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|Title||:||A Myth of Innocence: Mark & Christian Origins (Foundations & Facets)|
|Number of Pages||:||448 Pages|
|Status||:||Available For Download|
|Last checked||:||21 Minutes ago!|
A Myth of Innocence: Mark & Christian Origins (Foundations & Facets) Reviews
Excellent detailed critical analysis of the Gospel of Mark in its historical context.Extensive historical analysis of the academic literature on Mark and related biblical literature.Makes sense of Mark as an etiological myth for the Markan community that historicizes a mythic Jesus as a response to the aftermath of the Roman-Jewish War.
In "A Myth of Innocence" Burton L. Mack builds off of past scholarship to demonstrate how Mark developed his gospel by use of intertexuality, elements from the Jesus movement, Christ cult and other Hellenistic influences. Mack's style can come off dry at times and he certainly writes in an academic style akin to other scholars within the umbrella of biblical criticism. I would not say this book is necessarily written for lay persons, but it by no means is an arduous read. It is thoroughly researched and cited, but has enough meat on the bone to keep the reader interested throughout. I found myself agreeing with Mack's overarching points, but I do consider myself a Q skeptic. If you have not read Mack's book on Q, it may be of some interest prior to taking on this book. For the most Q was unnecessary and unrelated to Mack's overall points, much like the source itself. "A Myth of Innocence" is good enough to force me to hear Mack out on this point of departure. Any skepticism of Q should be handled prior to the book, or ignored all together, because it is presupposed here. Mack ceases to mention Q communities in the latter half of the book and I think his best work is there. By the end of the book he effectively deconstructs the entire gospel, leaving no sign of anything historical. Mack capitalizes on his methodical deconstruction with a hard hitting conclusion that is worth the investment.
This is the most difficult book I've ever read. It covers so much that it takes short reading-sessions to consume everything. The author does not shy away from indulging in overkill. The footnotes are incredibly lengthy and in some cases even ridiculously long. Furthermore, Mack burns over 150 pages just to shape the context and setting of Mark. This could have been done more briefly for the sake of the reader and it would have made reading it more fun.The book is full of references for further studies, making it useful for the omnivorous Bible-geek. I noticed that I needed to read several paragraphs over and over again until i fully understood the point that Mack was making and what the arguments really entailed. In other words; this book is not that user-friendly. Mack also provides illustrated models on the gospel of Mark which help to show the way its composed and how well its crafted by the original author(s). That was a big plus for me, because I had never seen it done so well before. All-in-all I think that there are most likely books on Mark that make the same points as this one, but presented in a better way. I still consider this book a treasure trove of information nonetheless.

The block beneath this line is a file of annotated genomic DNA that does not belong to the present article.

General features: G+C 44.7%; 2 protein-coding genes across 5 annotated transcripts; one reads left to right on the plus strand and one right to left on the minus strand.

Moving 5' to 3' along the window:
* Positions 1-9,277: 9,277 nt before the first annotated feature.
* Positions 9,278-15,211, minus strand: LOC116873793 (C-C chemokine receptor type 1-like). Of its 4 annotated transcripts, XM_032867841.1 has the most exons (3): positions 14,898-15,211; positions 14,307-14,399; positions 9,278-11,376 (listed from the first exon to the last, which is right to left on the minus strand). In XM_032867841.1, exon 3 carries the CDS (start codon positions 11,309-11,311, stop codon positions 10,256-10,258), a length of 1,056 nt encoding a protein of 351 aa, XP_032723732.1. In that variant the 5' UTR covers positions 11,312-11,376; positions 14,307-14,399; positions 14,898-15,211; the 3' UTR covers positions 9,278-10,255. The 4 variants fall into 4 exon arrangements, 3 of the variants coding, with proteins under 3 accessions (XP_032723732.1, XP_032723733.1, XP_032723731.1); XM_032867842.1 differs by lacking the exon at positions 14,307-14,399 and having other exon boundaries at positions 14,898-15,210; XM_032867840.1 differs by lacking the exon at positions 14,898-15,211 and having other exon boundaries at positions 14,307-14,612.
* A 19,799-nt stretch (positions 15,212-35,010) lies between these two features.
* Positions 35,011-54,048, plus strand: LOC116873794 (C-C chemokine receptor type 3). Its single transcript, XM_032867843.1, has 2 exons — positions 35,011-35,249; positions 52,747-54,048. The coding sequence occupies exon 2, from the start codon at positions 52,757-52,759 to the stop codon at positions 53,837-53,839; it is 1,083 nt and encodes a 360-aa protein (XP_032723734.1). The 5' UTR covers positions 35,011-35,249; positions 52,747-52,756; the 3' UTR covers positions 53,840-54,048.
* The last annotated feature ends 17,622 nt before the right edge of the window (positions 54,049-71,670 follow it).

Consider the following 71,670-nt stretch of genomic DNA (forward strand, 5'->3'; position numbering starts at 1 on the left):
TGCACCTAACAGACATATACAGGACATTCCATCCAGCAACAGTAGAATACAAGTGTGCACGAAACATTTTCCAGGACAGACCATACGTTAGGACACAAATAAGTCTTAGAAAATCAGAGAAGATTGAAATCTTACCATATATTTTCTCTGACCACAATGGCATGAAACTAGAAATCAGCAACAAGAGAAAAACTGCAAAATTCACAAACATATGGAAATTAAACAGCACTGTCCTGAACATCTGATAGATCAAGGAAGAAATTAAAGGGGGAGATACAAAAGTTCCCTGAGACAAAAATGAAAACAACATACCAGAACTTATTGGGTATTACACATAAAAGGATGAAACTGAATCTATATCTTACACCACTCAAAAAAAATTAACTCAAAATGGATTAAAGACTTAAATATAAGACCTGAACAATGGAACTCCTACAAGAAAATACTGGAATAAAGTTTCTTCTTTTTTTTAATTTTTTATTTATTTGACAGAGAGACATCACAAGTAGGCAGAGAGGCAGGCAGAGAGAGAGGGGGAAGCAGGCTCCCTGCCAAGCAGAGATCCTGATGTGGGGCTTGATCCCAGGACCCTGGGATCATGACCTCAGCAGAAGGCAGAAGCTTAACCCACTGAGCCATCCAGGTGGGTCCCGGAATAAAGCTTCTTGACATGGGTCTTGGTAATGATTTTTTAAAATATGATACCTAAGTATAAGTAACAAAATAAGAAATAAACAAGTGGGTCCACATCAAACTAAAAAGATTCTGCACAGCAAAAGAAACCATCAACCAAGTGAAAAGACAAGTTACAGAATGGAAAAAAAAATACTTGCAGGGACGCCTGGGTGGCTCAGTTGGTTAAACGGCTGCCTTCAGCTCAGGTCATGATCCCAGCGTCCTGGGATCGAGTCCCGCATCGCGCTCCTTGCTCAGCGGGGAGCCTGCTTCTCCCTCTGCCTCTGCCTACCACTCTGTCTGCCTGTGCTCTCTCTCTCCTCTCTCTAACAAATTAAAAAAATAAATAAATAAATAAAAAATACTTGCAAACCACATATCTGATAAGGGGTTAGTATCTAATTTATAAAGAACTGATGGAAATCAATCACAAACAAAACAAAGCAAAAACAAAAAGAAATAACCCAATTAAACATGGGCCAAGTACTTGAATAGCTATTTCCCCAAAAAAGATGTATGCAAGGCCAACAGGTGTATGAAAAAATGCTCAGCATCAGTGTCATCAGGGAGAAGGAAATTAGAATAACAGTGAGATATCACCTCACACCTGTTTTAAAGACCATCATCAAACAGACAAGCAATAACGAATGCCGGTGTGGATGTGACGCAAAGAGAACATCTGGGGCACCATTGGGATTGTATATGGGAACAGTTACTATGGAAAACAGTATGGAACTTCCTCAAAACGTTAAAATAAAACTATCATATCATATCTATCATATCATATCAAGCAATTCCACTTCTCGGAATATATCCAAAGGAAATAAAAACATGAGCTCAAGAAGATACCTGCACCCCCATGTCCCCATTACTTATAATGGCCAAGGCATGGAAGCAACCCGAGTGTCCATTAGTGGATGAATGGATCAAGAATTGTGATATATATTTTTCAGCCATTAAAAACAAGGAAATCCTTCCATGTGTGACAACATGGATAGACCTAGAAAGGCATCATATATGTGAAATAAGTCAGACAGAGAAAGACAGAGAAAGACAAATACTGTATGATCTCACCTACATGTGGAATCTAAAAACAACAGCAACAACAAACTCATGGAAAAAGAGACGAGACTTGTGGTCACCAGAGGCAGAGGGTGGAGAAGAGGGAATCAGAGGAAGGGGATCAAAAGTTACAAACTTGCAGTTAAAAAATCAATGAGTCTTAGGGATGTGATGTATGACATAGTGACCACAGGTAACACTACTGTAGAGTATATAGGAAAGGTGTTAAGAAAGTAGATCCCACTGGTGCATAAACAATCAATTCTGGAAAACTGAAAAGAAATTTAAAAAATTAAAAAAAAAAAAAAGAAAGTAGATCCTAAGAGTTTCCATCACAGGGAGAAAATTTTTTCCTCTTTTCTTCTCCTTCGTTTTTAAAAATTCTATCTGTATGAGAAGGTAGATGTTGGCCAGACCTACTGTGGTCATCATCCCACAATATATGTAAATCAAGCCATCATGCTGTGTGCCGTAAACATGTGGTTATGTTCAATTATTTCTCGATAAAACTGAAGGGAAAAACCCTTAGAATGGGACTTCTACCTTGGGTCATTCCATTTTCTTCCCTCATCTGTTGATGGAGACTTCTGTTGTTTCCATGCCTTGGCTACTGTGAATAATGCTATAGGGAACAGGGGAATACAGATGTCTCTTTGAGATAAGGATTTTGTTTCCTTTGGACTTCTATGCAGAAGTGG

I came to this book because I was highly impressed by one of Mack's later works, 'Who Wrote the New Testament?' and was impressed by the quality of Mack's prose. In 'A Myth of Innocence', Mack lays out a model of nascent Christianity, stripped of 2,000 years of devotional tradition and magical presupposition, through a deep analysis of the Gospel of Mark. As such, the book is both extremely rare in its treatment and valuable for its historical insight. I'm yet to find a book about how Christianity got started that I think puts all the pieces of the jigsaw together correctly, but Mack deserves credit for the best attempt I've read so far.'A Myth of Innocence' is not for the popular market, and some parts of it are particularly heavy going. I feel I'll have to return to it in a couple of years and re-read it to get the most out of it. If there is one criticism, it is in the concluding pages, where he strays into a discourse on Reagan's America; all in context, but perhaps a bit dated now.
Mack is a little academic in this book. However, it did a wonderful job of opening my mind to what the Gospel of Mark is really about. I gained a deeper understanding of many of the disparate communities that made up the nascent Christian faith.